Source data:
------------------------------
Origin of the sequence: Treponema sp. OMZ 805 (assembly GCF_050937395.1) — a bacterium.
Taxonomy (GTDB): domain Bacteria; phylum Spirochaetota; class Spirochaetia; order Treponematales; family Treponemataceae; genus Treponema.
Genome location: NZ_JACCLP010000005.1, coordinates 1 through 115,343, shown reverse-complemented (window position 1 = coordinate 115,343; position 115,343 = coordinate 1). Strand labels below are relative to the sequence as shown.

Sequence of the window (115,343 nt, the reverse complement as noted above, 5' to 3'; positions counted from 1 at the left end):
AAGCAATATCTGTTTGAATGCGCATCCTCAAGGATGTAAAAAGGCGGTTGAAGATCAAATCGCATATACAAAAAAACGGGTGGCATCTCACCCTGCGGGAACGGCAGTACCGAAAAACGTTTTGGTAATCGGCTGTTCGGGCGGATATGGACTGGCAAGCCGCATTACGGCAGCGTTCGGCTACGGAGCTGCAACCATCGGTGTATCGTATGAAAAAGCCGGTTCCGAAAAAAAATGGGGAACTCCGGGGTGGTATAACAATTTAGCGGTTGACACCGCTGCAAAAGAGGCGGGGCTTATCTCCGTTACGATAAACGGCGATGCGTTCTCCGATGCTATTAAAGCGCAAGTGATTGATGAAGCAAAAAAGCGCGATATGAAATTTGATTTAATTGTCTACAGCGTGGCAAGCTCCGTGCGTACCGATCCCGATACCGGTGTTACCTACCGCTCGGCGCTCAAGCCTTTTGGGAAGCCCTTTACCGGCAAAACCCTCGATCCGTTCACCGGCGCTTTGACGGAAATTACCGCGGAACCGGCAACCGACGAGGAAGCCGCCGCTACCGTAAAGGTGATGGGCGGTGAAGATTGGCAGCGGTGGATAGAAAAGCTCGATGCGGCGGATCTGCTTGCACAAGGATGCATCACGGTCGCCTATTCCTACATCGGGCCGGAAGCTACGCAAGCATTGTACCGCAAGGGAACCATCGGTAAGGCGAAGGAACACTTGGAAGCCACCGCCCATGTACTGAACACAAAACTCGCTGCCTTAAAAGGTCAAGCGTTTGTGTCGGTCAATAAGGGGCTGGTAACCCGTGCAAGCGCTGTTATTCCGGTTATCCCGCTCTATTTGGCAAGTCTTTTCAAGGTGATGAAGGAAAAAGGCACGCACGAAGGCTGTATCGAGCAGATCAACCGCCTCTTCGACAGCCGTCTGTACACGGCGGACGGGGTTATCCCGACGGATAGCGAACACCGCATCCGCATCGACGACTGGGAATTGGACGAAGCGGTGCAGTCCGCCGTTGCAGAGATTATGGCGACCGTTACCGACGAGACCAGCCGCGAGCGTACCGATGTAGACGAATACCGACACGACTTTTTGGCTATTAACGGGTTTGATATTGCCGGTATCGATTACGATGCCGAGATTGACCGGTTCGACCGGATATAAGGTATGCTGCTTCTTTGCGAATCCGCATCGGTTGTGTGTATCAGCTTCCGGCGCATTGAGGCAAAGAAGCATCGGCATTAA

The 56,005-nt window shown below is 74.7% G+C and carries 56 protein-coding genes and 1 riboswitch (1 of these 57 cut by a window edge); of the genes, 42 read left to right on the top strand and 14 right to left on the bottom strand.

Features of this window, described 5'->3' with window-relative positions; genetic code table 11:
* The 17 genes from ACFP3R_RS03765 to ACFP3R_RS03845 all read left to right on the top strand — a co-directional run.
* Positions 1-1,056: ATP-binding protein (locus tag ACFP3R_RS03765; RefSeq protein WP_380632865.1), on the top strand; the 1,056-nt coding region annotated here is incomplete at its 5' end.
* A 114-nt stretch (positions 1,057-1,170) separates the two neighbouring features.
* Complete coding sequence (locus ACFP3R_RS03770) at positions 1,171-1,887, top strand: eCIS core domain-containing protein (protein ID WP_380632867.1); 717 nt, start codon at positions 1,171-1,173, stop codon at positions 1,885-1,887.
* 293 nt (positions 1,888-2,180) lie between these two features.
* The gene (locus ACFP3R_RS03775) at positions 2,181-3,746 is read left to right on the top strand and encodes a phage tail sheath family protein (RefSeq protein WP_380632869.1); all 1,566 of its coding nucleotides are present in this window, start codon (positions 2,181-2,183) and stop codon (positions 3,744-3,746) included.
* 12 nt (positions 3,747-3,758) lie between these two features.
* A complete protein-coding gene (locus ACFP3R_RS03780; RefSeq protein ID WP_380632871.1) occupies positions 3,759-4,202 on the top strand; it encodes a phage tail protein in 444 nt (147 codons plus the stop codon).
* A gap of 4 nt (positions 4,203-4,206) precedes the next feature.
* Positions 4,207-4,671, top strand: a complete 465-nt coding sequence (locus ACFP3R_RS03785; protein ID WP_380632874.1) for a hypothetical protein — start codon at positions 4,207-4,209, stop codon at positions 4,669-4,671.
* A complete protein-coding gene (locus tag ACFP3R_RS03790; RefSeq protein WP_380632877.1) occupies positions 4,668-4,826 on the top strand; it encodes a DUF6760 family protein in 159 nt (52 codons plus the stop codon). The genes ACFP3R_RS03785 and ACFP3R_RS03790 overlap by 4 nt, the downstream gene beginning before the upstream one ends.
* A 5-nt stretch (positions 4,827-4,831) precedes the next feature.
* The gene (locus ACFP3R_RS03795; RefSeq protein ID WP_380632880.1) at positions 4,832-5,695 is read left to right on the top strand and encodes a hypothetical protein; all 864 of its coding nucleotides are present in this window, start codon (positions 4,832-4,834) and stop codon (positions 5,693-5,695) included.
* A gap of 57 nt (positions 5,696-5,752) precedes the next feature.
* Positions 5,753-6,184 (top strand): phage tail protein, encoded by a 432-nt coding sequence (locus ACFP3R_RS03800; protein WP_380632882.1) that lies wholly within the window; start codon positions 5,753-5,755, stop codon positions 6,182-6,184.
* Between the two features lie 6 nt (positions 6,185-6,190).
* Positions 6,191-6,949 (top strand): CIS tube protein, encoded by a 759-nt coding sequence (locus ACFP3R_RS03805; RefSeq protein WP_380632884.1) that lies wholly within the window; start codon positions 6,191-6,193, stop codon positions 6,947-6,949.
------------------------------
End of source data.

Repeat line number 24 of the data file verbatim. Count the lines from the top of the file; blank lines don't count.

* Positions 6,191-6,949 (top strand): CIS tube protein, encoded by a 759-nt coding sequence (locus ACFP3R_RS03805; RefSeq protein WP_380632884.1) that lies wholly within the window; start codon positions 6,191-6,193, stop codon positions 6,947-6,949.